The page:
Village Kharakhet(Dehradun): Proud history, sad present and huge potential

Once in a while you come across a trivia or a fact that makes you think….why was this story hidden for so long?? it true?? Something of this short happened to us as we team members were camping around the village kahrakhet(Dehradun city). The place is around 12 km from the city on a small hill near the University of petroleum – our alma mater. The place is a small village consisting of around 20 houses and is surrounded by hills on all the side with dense forest. We were camping beside a cute little stream. I call it cute as the stream is too small and the water too clean with small fishes for our eyes that were accustomed to see rivers spanning meters in breath and huge amount of water or should we call sewage.

To us coming from Delhi the place seemed like heaven with the only noise that we could hear was from the bird chirping around on seeing a new visitor in their neighborhood. We erected our camps and settled for some time and were about to go for a bath when we were spotted by a local villager. According to the tradition of the village we were given a warm welcome and he also offered to provide us firewood (provided us the solution as we had decided on not to cut the trees) and the history of Kharakhet.
Being young and just out of college we avoided everything that has a history lesson attached to it so we decided to have bath first. Spend more than an hour lying in the pool of clean natural water (how dirty our rivers in plains are in comparison) we felt the spa’s would be redundant only if every city has a stream like this.  Our friend from Kharakhet had also arrived by the time we finished our rendezvous with the river. With lighting the bonfire we officially started our camping and also our story that brought us face to face with the reality of Kharakhet.
The village name comes from the Hindi word Khara(salty). This village has always been left aloof of all the development activity due to its location. The village is on the borders of Dehradun district and hence not under its jurisdiction and lies too far from Mussoorie division under which it lies thus too far for any constructive development work to happen. The natives of the village have to walk some 2 km uphill to reach a place from where they can get some convenience. The basic mode of income is farming and locally brewed alcohol(kacchi). The last mode of income has led to the reduction of the average life span of the major population of the village. The condition is such that today the village is known for two things: poverty and locally brewed alcohol.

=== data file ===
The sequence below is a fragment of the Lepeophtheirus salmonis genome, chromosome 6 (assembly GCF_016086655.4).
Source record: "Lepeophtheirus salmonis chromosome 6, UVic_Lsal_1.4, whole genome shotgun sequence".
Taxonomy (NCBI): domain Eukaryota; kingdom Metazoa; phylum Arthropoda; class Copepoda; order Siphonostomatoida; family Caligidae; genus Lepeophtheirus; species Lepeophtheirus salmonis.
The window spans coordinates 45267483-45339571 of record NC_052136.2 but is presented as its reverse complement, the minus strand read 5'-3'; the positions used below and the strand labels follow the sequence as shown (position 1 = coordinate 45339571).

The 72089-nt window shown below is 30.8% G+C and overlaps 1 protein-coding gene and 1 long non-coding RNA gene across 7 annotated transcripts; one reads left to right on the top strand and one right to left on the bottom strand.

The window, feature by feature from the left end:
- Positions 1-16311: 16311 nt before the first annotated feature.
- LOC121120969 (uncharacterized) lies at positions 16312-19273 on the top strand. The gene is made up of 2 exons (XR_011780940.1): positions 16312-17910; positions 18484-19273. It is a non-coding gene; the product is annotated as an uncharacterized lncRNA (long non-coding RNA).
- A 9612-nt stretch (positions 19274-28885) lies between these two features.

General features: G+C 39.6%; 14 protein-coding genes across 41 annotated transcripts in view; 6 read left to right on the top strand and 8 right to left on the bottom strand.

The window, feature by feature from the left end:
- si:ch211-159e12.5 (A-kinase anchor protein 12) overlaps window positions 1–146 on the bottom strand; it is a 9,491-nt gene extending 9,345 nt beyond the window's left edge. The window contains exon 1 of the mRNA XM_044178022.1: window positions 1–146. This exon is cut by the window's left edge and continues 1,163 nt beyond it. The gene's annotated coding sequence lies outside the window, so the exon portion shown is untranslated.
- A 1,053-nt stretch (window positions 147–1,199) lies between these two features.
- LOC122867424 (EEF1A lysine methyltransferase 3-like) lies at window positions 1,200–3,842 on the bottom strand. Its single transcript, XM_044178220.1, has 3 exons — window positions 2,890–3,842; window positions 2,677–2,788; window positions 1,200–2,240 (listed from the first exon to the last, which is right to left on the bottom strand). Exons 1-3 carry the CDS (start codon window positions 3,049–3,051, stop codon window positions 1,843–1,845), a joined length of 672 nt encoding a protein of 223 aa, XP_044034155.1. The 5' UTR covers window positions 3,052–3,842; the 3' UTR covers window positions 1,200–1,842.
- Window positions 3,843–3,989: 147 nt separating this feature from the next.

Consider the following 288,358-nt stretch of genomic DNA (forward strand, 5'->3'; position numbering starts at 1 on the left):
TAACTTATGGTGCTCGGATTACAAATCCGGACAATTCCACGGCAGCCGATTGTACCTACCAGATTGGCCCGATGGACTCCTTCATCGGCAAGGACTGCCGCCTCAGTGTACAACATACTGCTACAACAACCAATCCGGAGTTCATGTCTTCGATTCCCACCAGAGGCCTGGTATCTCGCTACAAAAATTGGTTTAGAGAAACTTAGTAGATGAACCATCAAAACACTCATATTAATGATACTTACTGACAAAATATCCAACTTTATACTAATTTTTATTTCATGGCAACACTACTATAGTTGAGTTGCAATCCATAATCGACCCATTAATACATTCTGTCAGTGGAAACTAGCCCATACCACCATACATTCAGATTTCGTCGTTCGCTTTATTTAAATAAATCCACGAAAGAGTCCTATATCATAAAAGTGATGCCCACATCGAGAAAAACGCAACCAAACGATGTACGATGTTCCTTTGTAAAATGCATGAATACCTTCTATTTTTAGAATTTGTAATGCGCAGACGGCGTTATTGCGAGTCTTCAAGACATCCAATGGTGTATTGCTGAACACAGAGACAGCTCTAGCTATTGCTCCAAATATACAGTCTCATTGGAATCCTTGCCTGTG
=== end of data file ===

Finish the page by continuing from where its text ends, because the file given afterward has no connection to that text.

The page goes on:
What amazed us was not the thing that the village is famous for but the reason for which it used to be famous before. This was the village that has participated actively in the freedom struggle of the country. The place had made salt during the namak satyagrah in 1930’s on the behest of Mahatma Gandhi and that sent it’s sons to jail. A small structure stands just outside the village to commemorate the event. The condition of which resembles the condition of kharakhet: Broken, covered with weeds and proud of its history.

What a shame that a place that was famous for being a part of Gandhian movement and satyagrah  is now famous for something that the Mahatma despised. A place that should be on the list of every person’s “must see list” as to how Dehradun contributed to defining the history of the country is not mentioned anywhere. No detail is available on the internet as google is unable to find it.

This story ended but by that time we had decided on to create awareness and promote this place among the travelers who would like to see an unadulterated natural beauty and a place that had once been an epicenter of freedom struggle in Uttarakhand. Hope to see kaharakhet on the every Dehradun tourist’s “must watch” list someday.


  • Nandan says:

    Welcome aboard assemearth. It would be good to associate a name behind aseemearth.

    Interesting off-beat place. Would be interested to know more about camping, infrastructure, safety , preparation, any good treks/walks closeby so that if someone else wants to plan a trip, they can use this info.

  • Vibha says:

    Your thought behind the article is very noble. Indeed it is unfortunate that the village has deteriorated to this state. It is probably worth researching how the village fell into this condition of apathy and how people stopped taking pride in their heritage.

    Beyond that, it looks like a nice, peaceful place for a sojourn away from commercialization. Thanks for putting it on Ghumakkar radar. Cheers.

  • Mahesh Semwal says:

    Its really shame for us that we don’t know about our historical place contributed to freedom struggle. I am from Uttranchal & use to visit Dehradun at least 4-5 times a year , I heard this name first time.

    We are thankful to you for updating our knowledge & introducing “Kharakhet”.

    • vijay says:

      bhariiya swatantrta sangram ki is anuti aur andekhi jankari ko dene ke liye dhanyawad……. main bhi dehradun se hoon aur is gaon main ek baar ja chuka hoon,,,,, ye jankari mujhi karib 14 saal pahle se thi parantu aaj aapne meri is jankari ko aur pukhta bana diya hai,,,,, dhanyawad….

  • Rahul Sharma says:

    I overheard two villagers in the Kandoli village of Dehradun, near Bidholi where the University is. Kandoli has the new University campus and I live in the hostel there. The story was that the Kharakhet’s kacchi alcohol has been a disaster for the young and it depleted the average lifespan of an individual to just 25 years. I became totally interested in the topic and searched it over Internet and came here. Beautiful article. I will surely visit this place with my friends. Thank you sir.

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